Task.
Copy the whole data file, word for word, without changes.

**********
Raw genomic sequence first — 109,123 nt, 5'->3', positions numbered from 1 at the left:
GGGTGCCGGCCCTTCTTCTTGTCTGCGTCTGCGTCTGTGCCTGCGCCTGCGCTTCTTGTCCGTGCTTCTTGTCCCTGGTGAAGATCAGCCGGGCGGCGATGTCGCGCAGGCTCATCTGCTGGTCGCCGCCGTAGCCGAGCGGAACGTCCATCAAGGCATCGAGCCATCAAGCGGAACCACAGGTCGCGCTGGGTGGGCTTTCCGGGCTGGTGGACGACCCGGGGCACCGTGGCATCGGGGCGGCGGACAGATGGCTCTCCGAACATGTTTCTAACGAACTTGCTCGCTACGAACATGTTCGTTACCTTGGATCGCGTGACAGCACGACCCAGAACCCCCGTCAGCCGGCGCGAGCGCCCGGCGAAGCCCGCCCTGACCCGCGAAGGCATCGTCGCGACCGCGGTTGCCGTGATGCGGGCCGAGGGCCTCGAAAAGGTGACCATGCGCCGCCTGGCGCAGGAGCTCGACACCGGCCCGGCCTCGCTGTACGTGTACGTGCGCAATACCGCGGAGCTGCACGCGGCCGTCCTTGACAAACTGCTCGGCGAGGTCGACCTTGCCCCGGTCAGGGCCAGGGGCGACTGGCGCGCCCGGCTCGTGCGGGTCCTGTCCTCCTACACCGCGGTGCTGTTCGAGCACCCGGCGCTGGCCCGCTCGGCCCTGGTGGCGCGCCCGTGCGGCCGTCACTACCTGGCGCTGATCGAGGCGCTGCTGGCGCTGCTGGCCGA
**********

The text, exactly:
Raw genomic sequence first — 109,123 nt, 5'->3', positions numbered from 1 at the left:
GGGTGCCGGCCCTTCTTCTTGTCTGCGTCTGCGTCTGTGCCTGCGCCTGCGCTTCTTGTCCGTGCTTCTTGTCCCTGGTGAAGATCAGCCGGGCGGCGATGTCGCGCAGGCTCATCTGCTGGTCGCCGCCGTAGCCGAGCGGAACGTCCATCAAGGCATCGAGCCATCAAGCGGAACCACAGGTCGCGCTGGGTGGGCTTTCCGGGCTGGTGGACGACCCGGGGCACCGTGGCATCGGGGCGGCGGACAGATGGCTCTCCGAACATGTTTCTAACGAACTTGCTCGCTACGAACATGTTCGTTACCTTGGATCGCGTGACAGCACGACCCAGAACCCCCGTCAGCCGGCGCGAGCGCCCGGCGAAGCCCGCCCTGACCCGCGAAGGCATCGTCGCGACCGCGGTTGCCGTGATGCGGGCCGAGGGCCTCGAAAAGGTGACCATGCGCCGCCTGGCGCAGGAGCTCGACACCGGCCCGGCCTCGCTGTACGTGTACGTGCGCAATACCGCGGAGCTGCACGCGGCCGTCCTTGACAAACTGCTCGGCGAGGTCGACCTTGCCCCGGTCAGGGCCAGGGGCGACTGGCGCGCCCGGCTCGTGCGGGTCCTGTCCTCCTACACCGCGGTGCTGTTCGAGCACCCGGCGCTGGCCCGCTCGGCCCTGGTGGCGCGCCCGTGCGGCCGTCACTACCTGGCGCTGATCGAGGCGCTGCTGGCGCTGCTGGCCGA